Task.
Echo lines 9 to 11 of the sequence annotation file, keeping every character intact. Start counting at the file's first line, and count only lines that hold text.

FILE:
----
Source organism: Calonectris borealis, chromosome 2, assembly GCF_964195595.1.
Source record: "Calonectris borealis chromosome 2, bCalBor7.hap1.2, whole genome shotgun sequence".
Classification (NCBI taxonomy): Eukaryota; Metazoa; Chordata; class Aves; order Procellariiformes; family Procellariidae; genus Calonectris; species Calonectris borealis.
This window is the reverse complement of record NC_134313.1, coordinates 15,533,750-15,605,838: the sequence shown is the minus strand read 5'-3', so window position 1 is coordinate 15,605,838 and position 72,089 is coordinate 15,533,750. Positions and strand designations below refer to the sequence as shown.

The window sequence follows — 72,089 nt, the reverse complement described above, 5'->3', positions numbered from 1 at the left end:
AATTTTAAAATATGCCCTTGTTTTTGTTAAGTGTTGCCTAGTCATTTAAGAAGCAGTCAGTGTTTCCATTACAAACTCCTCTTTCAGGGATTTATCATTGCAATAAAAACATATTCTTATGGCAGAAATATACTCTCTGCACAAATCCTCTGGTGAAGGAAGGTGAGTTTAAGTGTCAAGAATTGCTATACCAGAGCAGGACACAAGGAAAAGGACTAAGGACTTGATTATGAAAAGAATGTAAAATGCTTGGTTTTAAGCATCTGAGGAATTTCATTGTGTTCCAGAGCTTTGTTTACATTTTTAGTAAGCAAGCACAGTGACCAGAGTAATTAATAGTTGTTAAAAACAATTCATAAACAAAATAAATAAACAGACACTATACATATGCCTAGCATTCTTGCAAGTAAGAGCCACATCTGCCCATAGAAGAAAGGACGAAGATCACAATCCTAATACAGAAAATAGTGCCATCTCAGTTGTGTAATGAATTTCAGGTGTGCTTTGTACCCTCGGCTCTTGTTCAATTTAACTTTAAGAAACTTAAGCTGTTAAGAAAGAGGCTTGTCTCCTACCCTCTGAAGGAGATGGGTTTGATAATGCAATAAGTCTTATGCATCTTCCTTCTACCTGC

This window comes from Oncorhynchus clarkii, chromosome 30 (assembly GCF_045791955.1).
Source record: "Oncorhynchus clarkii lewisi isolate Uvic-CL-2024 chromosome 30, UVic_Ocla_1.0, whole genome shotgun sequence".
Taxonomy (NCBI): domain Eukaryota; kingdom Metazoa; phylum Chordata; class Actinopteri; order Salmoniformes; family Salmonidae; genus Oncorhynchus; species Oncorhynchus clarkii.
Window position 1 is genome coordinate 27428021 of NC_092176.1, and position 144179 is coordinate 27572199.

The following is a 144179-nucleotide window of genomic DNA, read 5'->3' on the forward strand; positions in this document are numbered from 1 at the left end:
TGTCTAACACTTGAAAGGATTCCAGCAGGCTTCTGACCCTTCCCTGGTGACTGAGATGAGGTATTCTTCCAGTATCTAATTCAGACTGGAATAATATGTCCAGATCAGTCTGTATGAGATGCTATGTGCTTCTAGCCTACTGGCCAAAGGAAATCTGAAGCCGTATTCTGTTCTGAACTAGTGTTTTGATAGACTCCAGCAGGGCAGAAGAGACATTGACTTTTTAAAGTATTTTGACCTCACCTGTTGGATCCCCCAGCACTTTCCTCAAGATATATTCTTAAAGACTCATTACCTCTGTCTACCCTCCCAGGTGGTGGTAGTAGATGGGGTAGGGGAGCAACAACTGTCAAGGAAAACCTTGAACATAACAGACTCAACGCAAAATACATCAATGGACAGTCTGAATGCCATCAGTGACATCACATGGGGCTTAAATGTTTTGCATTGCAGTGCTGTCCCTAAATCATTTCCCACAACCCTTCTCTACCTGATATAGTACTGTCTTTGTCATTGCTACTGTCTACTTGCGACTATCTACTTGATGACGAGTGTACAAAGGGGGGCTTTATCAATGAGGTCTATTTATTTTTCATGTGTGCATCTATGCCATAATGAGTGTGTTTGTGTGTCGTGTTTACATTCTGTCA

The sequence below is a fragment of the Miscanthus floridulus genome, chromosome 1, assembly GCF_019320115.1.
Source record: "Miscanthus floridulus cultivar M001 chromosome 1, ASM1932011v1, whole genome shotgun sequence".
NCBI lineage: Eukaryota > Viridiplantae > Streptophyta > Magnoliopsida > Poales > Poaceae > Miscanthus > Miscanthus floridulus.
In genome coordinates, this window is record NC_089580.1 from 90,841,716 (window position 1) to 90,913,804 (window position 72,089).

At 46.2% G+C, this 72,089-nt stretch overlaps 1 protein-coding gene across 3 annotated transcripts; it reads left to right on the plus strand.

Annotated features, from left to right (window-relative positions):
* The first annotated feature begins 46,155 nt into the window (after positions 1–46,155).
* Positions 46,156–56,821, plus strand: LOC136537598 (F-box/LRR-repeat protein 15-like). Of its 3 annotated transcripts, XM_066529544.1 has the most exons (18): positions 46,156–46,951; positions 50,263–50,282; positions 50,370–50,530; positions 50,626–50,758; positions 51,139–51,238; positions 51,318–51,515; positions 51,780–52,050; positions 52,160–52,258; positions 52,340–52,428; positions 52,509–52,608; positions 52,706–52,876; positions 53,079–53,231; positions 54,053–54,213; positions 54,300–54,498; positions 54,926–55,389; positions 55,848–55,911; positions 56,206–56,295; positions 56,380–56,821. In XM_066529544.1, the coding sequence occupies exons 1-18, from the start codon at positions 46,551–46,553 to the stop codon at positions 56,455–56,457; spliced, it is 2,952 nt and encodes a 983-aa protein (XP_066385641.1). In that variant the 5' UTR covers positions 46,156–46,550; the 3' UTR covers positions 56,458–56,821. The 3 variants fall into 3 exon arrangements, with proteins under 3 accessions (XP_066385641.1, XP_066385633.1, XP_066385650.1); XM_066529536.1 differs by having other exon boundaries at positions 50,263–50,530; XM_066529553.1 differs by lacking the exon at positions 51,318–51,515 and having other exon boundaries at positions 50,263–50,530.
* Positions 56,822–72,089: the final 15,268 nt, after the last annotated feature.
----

Taxonomy (NCBI): domain Eukaryota; kingdom Metazoa; phylum Chordata; class Actinopteri; order Salmoniformes; family Salmonidae; genus Oncorhynchus; species Oncorhynchus clarkii.
Window position 1 is genome coordinate 27428021 of NC_092176.1, and position 144179 is coordinate 27572199.

The following is a 144179-nucleotide window of genomic DNA, read 5'->3' on the forward strand; positions in this document are numbered from 1 at the left end: